Click here to learn more about the benefits of certified organic, locally grown!

VTFMA Featured Market: West River Farmers’ Market

NOFA-VT and the Vermont Farmers Market Association (VTFMA) work closely to support farmers’ markets across the state. As more markets expand into winter sales, our “Featured Market” section has expanded through the winter as well!

The West River Farmers Market is now indoors! For the first time since it began its summer market in 1993, the West River Farmers Market will be operating a winter farmers’ market. Beginning October 19th and lasting until December 28th, the market will run every Saturday from 10 am to 2 pm. The market can be found indoors at the Flood Brook Union School, located at 91 Vermont 11, Londonberry, VT 05148. This new location is conveniently located just two miles west of its summer market location.

Learn more about West River Farmers’ Market…

For a complete directory of all VTFMA member markets, please visit our Farmers’ Market Directory. Past featured markets, market shopping tips, and resources for market vendors and managers are available at www.VTFMA.org.

Talking Farm to School

This pasphotot Saturday, Bear Pond Books in Montpelier hosted author Gail Gibbons and NOFA’s own Education Coordinator, Abbie Nelson, for a short discussion on local foods and their role in schools.

The two women discussed the incorporation of healthy practices into school systems and the importance of agricultural education for our youth. Amongst the crowd were several teachers from Barre Town School, and other educators across Washington County.

Throughout the talk, Abbie focused on the ways that Vermont FEED (a partnership between NOFA Vermont, Shelburne Farms, and Food Works) has worked statewide to get local food into schools. She discussed the importance of young students associating a fruit or vegetable on their plate with where it came from on a farm or in a garden.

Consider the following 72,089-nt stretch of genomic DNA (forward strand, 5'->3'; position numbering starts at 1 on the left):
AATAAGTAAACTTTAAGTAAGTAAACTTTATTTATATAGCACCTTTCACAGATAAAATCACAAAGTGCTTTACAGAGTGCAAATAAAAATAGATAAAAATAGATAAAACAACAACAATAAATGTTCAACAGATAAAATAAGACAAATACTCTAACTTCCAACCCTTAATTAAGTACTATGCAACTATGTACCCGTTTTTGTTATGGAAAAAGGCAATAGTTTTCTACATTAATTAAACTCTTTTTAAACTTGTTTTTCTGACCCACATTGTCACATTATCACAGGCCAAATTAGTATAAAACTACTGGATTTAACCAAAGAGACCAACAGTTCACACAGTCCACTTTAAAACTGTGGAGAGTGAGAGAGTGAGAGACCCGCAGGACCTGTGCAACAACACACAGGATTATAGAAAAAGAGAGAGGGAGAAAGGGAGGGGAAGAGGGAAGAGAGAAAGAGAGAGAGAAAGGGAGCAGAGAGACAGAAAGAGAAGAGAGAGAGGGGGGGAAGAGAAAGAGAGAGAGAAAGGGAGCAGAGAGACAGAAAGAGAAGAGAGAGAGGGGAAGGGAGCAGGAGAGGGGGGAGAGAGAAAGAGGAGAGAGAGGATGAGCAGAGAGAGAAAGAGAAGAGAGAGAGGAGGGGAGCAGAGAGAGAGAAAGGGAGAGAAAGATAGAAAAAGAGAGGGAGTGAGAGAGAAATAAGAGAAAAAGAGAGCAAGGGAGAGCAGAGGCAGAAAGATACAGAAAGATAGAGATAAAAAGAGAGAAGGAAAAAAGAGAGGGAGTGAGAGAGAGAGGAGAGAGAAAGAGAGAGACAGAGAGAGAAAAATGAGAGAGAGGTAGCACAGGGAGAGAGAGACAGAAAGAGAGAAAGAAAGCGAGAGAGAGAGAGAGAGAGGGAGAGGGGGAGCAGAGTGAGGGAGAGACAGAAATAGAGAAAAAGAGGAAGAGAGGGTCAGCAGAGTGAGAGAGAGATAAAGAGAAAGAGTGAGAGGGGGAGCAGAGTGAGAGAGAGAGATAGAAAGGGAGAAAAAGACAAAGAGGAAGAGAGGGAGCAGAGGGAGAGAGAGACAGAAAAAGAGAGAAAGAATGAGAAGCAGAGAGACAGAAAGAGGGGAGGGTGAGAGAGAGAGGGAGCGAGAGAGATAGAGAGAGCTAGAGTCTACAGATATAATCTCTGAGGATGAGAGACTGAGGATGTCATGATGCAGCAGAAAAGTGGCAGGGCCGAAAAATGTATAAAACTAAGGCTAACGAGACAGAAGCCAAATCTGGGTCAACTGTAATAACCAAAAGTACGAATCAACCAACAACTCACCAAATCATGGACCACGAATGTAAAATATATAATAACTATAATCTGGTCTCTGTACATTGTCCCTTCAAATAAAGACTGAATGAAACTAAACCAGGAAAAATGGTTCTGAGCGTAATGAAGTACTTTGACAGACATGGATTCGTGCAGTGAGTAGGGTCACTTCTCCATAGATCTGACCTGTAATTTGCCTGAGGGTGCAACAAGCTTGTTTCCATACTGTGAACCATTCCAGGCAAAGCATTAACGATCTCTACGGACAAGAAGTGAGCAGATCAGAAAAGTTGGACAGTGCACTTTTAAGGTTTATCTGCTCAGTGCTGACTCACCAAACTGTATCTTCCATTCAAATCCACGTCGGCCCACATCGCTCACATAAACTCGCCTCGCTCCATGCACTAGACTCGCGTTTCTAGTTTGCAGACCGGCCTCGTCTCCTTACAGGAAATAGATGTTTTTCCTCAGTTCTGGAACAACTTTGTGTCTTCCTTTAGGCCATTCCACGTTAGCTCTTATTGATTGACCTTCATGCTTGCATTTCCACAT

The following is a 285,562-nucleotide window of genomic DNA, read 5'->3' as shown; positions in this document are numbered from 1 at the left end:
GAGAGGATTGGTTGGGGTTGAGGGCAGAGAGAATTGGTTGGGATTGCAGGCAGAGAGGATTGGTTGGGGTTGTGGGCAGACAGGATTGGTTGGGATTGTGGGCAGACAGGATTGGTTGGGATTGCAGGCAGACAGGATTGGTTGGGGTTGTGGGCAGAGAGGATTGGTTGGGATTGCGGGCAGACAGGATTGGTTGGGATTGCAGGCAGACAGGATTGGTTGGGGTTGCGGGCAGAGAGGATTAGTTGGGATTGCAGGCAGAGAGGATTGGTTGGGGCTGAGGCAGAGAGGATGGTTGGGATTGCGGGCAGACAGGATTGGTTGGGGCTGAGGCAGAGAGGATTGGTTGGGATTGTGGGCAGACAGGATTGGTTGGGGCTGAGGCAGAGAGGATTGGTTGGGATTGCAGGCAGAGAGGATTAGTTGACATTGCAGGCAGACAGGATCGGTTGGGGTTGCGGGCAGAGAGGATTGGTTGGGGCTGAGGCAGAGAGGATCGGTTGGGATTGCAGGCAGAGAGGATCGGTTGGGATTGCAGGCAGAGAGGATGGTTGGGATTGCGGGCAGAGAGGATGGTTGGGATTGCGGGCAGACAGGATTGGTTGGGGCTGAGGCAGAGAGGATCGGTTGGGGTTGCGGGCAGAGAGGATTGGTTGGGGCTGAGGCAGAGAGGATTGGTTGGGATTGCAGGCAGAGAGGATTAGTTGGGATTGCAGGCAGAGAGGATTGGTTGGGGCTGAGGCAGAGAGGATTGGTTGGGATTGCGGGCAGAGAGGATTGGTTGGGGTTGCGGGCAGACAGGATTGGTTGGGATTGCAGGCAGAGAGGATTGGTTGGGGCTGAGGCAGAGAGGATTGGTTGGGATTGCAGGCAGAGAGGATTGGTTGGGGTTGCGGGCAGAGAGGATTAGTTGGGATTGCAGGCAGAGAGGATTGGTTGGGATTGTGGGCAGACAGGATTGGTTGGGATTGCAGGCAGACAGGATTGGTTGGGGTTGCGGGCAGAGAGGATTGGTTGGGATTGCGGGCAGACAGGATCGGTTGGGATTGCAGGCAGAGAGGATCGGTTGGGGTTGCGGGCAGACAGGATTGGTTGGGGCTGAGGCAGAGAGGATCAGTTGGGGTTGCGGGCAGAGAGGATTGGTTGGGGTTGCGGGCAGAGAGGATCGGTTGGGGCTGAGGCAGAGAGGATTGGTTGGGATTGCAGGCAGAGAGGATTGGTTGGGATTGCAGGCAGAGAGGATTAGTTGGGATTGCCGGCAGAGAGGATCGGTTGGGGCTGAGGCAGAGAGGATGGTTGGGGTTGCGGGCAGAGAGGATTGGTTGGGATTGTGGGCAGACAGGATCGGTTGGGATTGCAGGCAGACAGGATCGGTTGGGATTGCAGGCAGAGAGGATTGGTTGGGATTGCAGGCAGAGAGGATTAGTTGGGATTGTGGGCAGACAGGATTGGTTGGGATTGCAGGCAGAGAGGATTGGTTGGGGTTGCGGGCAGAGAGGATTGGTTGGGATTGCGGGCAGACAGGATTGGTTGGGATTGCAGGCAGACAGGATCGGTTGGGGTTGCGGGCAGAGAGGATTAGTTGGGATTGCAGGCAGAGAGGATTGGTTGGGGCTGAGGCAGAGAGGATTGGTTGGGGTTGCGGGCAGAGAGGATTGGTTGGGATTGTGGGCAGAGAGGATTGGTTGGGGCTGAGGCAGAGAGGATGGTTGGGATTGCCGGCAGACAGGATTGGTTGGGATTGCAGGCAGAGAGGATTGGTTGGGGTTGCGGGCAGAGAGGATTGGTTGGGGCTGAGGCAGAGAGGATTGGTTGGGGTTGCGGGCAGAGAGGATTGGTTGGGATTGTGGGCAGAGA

Abbie also introduced the New School Cuisine cookbook, which will be released within the month to every school in Vermont as well as every Childhood Nutrition program throughout the nation. This cookbook includes a wide variety of farm fresh, healthy recipes in large serving sizes for cafeteria use. It allows students to associate with healthy foods on a daily basis in the classroom. Lastly, Abbie discussed the Nutrition Education Guide for schools. The Nutrition Education Guide serves as an educational tool for teachers to assess where they can incorporate nutrition education and the best ways to make it work.

BPBGail Gibbons, author and illustrator of over 150 children’s books, also spoke about her influence on child nutrition education. Originally in the film industry, Gail recognized the need for nutrition awareness while working with NBC television programs. After traveling to many different cities across the country for research, she acknowledged that many children did not know where their food came from. Her first book based on agriculture titled The Milk Makers goes into the development of milk in a cow and the processing it must go through to make it to the refrigerator. Other books include The Vegetables We Eat, Apples, Corn, and The Honey Makers. Check out Gail’s website and list of publications at http://www.gailgibbons.com/.

>> For more upcoming events that connect Vermont’s communities and farms, check out the second annual Agricultural Literacy Week, November 18-24.

[Post by NOFA Vermont intern Maggie Callahan]

FSMA Comment Deadline Fast Approaching!

The deadline to comment on the Food Safety Modernization Act is Friday, 11/15 – less than two weeks away.

FSMA webinar slideToday, we held a webinar in partnership with UVM and the Vermont Agency of Ag to help farmers (and other concerned citizens) craft meaningful and powerful comments.

Click here to view the slides from that presentation. (PDF)

The future of Vermont’s food system will be changed by this bill! Please take the time to make your voice heard.

To learn more about FSMA and its potential impact, take a look at our previous posts on the subject. We also recommend the National Sustainable Agriculture Coalition’s easy-to-understand “toolkit” of information.